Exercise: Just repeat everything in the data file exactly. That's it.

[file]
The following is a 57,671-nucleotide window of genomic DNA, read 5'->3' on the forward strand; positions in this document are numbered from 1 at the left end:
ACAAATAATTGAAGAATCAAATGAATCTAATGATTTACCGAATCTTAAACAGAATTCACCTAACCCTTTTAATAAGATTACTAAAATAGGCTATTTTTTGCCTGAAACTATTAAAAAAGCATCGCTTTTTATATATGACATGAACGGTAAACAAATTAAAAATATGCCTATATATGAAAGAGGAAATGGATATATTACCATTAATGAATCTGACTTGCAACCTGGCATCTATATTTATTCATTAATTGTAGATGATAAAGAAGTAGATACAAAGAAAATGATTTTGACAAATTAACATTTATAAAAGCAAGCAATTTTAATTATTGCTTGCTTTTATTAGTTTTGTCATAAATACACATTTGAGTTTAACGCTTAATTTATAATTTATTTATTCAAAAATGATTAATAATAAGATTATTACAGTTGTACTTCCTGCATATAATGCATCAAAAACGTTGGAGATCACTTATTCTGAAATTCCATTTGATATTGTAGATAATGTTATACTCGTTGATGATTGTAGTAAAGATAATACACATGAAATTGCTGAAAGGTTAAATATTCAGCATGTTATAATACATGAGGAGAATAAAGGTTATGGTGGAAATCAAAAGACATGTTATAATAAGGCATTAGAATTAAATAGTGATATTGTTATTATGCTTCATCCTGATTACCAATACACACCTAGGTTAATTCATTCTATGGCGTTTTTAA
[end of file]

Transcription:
The following is a 57,671-nucleotide window of genomic DNA, read 5'->3' on the forward strand; positions in this document are numbered from 1 at the left end:
ACAAATAATTGAAGAATCAAATGAATCTAATGATTTACCGAATCTTAAACAGAATTCACCTAACCCTTTTAATAAGATTACTAAAATAGGCTATTTTTTGCCTGAAACTATTAAAAAAGCATCGCTTTTTATATATGACATGAACGGTAAACAAATTAAAAATATGCCTATATATGAAAGAGGAAATGGATATATTACCATTAATGAATCTGACTTGCAACCTGGCATCTATATTTATTCATTAATTGTAGATGATAAAGAAGTAGATACAAAGAAAATGATTTTGACAAATTAACATTTATAAAAGCAAGCAATTTTAATTATTGCTTGCTTTTATTAGTTTTGTCATAAATACACATTTGAGTTTAACGCTTAATTTATAATTTATTTATTCAAAAATGATTAATAATAAGATTATTACAGTTGTACTTCCTGCATATAATGCATCAAAAACGTTGGAGATCACTTATTCTGAAATTCCATTTGATATTGTAGATAATGTTATACTCGTTGATGATTGTAGTAAAGATAATACACATGAAATTGCTGAAAGGTTAAATATTCAGCATGTTATAATACATGAGGAGAATAAAGGTTATGGTGGAAATCAAAAGACATGTTATAATAAGGCATTAGAATTAAATAGTGATATTGTTATTATGCTTCATCCTGATTACCAATACACACCTAGGTTAATTCATTCTATGGCGTTTTTAA